January 2003

Grant Results

SUMMARY

From 1998 to 2000, researchers at the Johns Hopkins University, Bloomberg School of Public Health studied Elder Health, a for-profit managed-care provider in Baltimore, Md., that serves individuals eligible for both Medicare and Medicaid (i.e., dually eligible).

Key Findings
In journal articles in Health Care Financing Review and the Journal of the American Geriatrics Society, and in unpublished reports to RWJF, the investigators concluded that:

  • Elder Health offers a model of care that may be unique. Among its distinctive elements are that:
    • It is a for-profit organization that provides comprehensive care for a population of patients that typically uses a large quantity of health care resources.
    • It combines Medicare and Medicaid capitation payments at the health care provider level, thereby allowing discretion in how funds are spent.
    • Each Elder Health patient is assigned a nurse practitioner functioning as a case manager who integrates medical care and social services as needed, and a nurse practitioner who is available on-call 24 hours a day, 7 days a week.
  • Elder Health patients appeared to experience equal or better health outcomes than do those in a matched sample of older adults in the fee-for-service sector.
  • Elder Health patients expressed greater satisfaction with their access to care and receive more primary care and preventive services at comparable cost.

Funding
The Robert Wood Johnson Foundation (RWJF) supported this project through a grant of $352,436.

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THE PROJECT

Those who are eligible for both Medicare and Medicaid (termed dually eligible) account for about 28 percent of Medicare expenditures and 35 percent of Medicaid expenditures. Government payers at both the federal and state levels have a strong interest in knowing whether managed care can offer these older, dually eligible individuals health care that is both satisfactory for the patient and cost-effective.

This grant from RWJF to the Johns Hopkins University Bloomberg School of Public Health supported a study of Elder Health, Inc., a for-profit managed-care provider in Baltimore, Md., that serves primarily older, dually eligible individuals.

Elder Health was founded in 1995 to offer comprehensive geriatric health care emphasizing preventive services and case management by nurse practitioners. Elder Health takes responsibility for all health care services covered by Medicare and most of those covered by Medicaid. In exchange, it receives a fixed, or capitated, monthly payment for each patient enrolled in the plan.

The overall goals of the project were to:

  1. Describe how Elder Health organizes and delivers health care.
  2. Evaluate patients' satisfaction and health status as a result of that care.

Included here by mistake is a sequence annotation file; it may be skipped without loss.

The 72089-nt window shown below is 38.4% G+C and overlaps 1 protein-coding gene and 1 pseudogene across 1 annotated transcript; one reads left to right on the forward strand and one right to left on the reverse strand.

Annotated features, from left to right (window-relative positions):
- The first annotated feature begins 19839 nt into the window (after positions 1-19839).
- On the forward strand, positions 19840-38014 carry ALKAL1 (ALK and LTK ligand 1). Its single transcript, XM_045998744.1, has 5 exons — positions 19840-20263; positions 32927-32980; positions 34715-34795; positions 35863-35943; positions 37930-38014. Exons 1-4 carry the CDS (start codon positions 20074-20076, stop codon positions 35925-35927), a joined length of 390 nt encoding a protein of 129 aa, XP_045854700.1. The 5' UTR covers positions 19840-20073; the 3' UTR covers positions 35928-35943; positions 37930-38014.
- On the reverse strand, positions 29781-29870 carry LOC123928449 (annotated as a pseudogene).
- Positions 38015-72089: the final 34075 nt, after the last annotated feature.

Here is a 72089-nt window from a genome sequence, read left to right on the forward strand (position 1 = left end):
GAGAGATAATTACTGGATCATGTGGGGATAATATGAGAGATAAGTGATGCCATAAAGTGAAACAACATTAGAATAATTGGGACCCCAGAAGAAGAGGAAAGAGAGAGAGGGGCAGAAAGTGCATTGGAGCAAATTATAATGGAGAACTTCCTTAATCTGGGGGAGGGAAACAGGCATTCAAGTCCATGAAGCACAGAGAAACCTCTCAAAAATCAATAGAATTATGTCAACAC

3. Compare the cost of providing that care with the costs of traditional fee-for-service Medicare and Medicaid.

A nine-member Advisory Committee established guidelines for the design of the study. (See the Appendix.)

At the time of the study, Elder Health had two health clinics that incorporated adult day care centers. Those facilities served about 400 people in approximately half of the ZIP codes of Baltimore. To develop a profile of how Elder Health organizes and delivers care, investigators in the study's first phase:

  1. Conducted interviews with administrative staff of Elder Health.
  2. Reviewed the medical records of 100 enrollees with complex case histories.
  3. Reviewed a variety of administrative data.

In the second phase, investigators conducted structured in-home interviews with 200 Elder Health patients and a year later conducted follow-up telephone interviews with 163 of them. The investigators then used a combination of self-reports and standard, validated instruments to assess patients':

  1. health, mental, and functional status
  2. use of hospitals and other medical services
  3. access to and satisfaction with their health care.

The responses of the Elder Health patients were compared with the responses of 201 older, dually eligible adults living in the same area and receiving fee-for-service medical care. A year later, 172 members of the fee-for-service sample group were re-interviewed by telephone. In addition, the investigators examined responses to similar questions by dually eligible patients who participated in the Medicare Current Beneficiary Survey, an ongoing national survey of Medicare users. Health care costs were derived from state Medicaid claims data.

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FINDINGS

In journal articles in Health Care Financing Review and the Journal of the American Geriatrics Society, and in unpublished reports to RWJF, the investigators concluded that:

  • Elder Health offers a model of care that may be unique. Among its distinctive elements are that:
    • It is a for-profit organization that provides comprehensive care for a population of patients that typically uses a large quantity of health care resources. It operates without government waivers by enrolling people on a voluntary basis.
    • It combines Medicare and Medicaid capitation payments at the health care provider level, thereby allowing discretion in how funds are spent. That has permitted Elder Health to, for example, use savings achieved in other areas to pay expenditures for preventive services and patient transportation beyond those covered by the Medicaid capitation rate. A fleet of Elder Health vans takes patients to many of those patients' medical visits.
    • Each Elder Health patient is assigned a nurse practitioner functioning as a case manager who integrates medical care and social services as needed. A nurse practitioner is available on-call 24 hours a day, 7 days a week. However, patients have a choice of more than 300 physicians — although five physicians see approximately 80 percent of the patients — and can make appointments with their primary care physician at any time.
  • Elder Health patients appear to experience equal or better health outcomes than a matched sample of older, dually eligible adults in fee-for-service care. Elder Health patients also express greater satisfaction with their access to care and receive more primary care and preventive services at comparable costs. Specifically: